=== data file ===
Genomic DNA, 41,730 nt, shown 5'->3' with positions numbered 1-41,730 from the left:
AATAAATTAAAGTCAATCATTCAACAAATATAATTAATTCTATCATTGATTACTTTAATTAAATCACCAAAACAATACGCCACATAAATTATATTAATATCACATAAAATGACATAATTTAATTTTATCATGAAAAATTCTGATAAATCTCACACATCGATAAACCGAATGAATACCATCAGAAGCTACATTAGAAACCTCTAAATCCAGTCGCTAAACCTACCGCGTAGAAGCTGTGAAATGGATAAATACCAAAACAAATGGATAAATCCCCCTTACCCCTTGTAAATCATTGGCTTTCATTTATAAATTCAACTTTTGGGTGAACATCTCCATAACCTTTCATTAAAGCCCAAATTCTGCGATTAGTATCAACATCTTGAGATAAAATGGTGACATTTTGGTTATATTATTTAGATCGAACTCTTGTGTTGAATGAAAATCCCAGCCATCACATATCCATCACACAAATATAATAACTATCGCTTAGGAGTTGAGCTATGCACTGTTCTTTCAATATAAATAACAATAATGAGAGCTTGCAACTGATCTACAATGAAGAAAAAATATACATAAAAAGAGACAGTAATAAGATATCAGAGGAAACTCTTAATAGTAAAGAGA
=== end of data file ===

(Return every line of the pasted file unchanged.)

Genomic DNA, 41,730 nt, shown 5'->3' with positions numbered 1-41,730 from the left:
AATAAATTAAAGTCAATCATTCAACAAATATAATTAATTCTATCATTGATTACTTTAATTAAATCACCAAAACAATACGCCACATAAATTATATTAATATCACATAAAATGACATAATTTAATTTTATCATGAAAAATTCTGATAAATCTCACACATCGATAAACCGAATGAATACCATCAGAAGCTACATTAGAAACCTCTAAATCCAGTCGCTAAACCTACCGCGTAGAAGCTGTGAAATGGATAAATACCAAAACAAATGGATAAATCCCCCTTACCCCTTGTAAATCATTGGCTTTCATTTATAAATTCAACTTTTGGGTGAACATCTCCATAACCTTTCATTAAAGCCCAAATTCTGCGATTAGTATCAACATCTTGAGATAAAATGGTGACATTTTGGTTATATTATTTAGATCGAACTCTTGTGTTGAATGAAAATCCCAGCCATCACATATCCATCACACAAATATAATAACTATCGCTTAGGAGTTGAGCTATGCACTGTTCTTTCAATATAAATAACAATAATGAGAGCTTGCAACTGATCTACAATGAAGAAAAAATATACATAAAAAGAGACAGTAATAAGATATCAGAGGAAACTCTTAATAGTAAAGAGA